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Former executive grows apples, changes farming in Indian highland village

Miss Augustina Shimray stands beside her apple trees (Photo supplied)

Apples are still a luxury in the highlands of Manipur State in India, but a former executive of a multinational company, Miss Augustina Shimray, came back from Delhi to change all that.

Inspired by a Soso Shaiza, a former member of the National Commission for Women, Shimray left Delhi to live in the middle of nature and start an apple plantation in her native village of Poi in Ukhrul District of Manipur.

The village is close to India’s border with Myanmar and the climate and the soil are right for growing apple trees. There had been attempts before to have an apple plantation in the area, but no one really made a living out of it, supposedly because of many factors, including climate. 

If the village of Poi can now harvest apples, it’s not because of the soil or the climate. The state now supports the project with better agricultural technology, soil management, plant disease detection facilities, and even distance learning for farmers. And the bottom line is the passion for high-yielding fruit trees such as apple.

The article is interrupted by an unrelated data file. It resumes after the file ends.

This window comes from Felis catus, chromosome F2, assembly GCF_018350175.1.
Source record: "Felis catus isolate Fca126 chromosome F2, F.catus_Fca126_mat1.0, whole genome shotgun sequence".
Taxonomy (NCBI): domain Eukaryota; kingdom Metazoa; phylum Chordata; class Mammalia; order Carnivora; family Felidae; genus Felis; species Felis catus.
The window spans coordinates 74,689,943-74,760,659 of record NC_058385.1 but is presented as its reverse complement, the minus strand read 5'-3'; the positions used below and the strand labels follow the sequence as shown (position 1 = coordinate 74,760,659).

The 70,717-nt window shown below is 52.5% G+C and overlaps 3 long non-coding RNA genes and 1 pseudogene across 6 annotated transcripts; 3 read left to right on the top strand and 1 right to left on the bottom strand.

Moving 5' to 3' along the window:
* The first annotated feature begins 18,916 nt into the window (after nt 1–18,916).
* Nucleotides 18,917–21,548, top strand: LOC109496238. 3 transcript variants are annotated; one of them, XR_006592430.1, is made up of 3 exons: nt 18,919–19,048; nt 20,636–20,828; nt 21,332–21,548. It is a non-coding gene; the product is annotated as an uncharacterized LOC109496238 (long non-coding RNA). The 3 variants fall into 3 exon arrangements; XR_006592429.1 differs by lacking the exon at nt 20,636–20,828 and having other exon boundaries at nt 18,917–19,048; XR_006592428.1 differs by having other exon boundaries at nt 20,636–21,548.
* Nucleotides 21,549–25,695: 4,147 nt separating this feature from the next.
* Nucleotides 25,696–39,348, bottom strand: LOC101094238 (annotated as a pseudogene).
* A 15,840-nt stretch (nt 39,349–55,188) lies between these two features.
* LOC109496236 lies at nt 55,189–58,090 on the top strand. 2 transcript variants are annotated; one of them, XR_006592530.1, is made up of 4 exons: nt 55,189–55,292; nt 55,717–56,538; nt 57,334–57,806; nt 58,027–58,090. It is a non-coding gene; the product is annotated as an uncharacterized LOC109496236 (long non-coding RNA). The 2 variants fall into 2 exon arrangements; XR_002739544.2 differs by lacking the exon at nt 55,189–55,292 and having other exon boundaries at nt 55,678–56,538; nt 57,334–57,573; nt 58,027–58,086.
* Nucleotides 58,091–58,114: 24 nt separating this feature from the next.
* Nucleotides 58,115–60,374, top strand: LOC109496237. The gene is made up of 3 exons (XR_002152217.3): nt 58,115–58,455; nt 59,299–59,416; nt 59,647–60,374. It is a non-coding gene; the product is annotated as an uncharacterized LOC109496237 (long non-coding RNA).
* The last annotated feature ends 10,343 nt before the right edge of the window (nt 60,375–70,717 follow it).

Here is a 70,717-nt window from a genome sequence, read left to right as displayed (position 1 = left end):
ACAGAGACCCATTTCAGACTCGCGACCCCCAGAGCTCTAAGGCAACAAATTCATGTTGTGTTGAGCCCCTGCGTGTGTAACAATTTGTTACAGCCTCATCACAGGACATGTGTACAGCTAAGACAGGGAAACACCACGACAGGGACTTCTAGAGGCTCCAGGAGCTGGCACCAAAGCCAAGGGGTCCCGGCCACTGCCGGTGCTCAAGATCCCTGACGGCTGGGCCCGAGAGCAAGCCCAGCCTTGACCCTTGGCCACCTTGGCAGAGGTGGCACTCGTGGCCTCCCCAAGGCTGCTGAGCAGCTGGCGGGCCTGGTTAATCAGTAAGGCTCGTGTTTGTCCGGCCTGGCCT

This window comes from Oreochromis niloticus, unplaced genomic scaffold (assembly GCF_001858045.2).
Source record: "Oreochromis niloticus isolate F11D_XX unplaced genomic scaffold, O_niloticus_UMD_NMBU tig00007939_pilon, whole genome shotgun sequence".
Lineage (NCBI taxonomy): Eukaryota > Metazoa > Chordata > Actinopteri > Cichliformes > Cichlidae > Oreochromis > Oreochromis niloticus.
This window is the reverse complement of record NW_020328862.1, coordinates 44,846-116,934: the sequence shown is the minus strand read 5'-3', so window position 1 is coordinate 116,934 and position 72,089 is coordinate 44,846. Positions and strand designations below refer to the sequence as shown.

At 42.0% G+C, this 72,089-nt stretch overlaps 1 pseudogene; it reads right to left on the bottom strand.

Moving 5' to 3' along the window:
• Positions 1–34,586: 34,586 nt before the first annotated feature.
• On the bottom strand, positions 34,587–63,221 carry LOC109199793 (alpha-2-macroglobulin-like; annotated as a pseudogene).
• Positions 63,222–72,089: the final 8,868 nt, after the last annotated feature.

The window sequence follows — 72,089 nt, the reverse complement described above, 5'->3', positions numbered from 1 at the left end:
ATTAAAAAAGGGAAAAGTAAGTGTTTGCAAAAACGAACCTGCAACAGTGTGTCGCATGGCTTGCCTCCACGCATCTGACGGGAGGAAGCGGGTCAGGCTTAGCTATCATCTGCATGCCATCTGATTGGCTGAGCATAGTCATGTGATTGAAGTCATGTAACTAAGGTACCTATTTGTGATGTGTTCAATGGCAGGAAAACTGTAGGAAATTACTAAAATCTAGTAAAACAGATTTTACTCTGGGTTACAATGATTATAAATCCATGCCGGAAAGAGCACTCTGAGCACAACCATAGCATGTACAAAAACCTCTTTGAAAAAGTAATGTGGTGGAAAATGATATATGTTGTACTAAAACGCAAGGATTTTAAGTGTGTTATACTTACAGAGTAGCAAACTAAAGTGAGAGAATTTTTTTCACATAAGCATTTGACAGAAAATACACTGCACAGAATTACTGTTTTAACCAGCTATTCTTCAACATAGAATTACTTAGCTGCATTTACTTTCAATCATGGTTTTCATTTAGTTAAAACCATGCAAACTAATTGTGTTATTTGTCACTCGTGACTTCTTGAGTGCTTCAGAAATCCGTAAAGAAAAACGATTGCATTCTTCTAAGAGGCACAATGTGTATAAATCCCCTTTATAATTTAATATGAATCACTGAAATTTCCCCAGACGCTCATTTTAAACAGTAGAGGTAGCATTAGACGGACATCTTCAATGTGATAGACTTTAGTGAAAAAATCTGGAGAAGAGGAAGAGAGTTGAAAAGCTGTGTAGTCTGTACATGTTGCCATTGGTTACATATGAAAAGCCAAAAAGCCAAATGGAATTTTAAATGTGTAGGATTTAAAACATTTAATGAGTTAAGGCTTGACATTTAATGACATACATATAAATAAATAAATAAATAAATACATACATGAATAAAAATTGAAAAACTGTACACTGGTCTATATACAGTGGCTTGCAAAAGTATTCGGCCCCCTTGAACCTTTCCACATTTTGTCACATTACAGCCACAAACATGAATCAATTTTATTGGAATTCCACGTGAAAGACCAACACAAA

Shimray started with 55 saplings out of which 52 trees produced fruit, yielding as much as 130 kg of apple. She is bracing to harvest another 70 kg soon. 

Another apple enthusiast, Ringphami Thingshung from Hungpung, planted 90 saplings out of which 85 yielded fruit within two years. 

Following the example of Shimray and Thingshung, many farmers are now rolling up their sleeves to plant apple saplings. 

Apples will soon boost Manipur’s economy in the hill districts aside from rice, pineapple, and banana.

Shimray, a Catholic, has since changed the face of her village. She has become an example to villagers of sacrifice (when she left her post as manager of a company in Delhi) to settle back in her humble village of 380 households. 

Now, she is part of the North Eastern Region Community Resource Management Project that train farmers from Manipur and Mizoram in apple tree plantation. 


Radio Veritas Asia (RVA), a media platform of the Catholic Church, aims to share Christ. RVA started in 1969 as a continental Catholic radio station to serve Asian countries in their respective local language, thus earning the tag “the Voice of Asian Christianity.”  Responding to the emerging context, RVA embraced media platforms to connect with the global Asian audience via its 21 language websites and various social media platforms.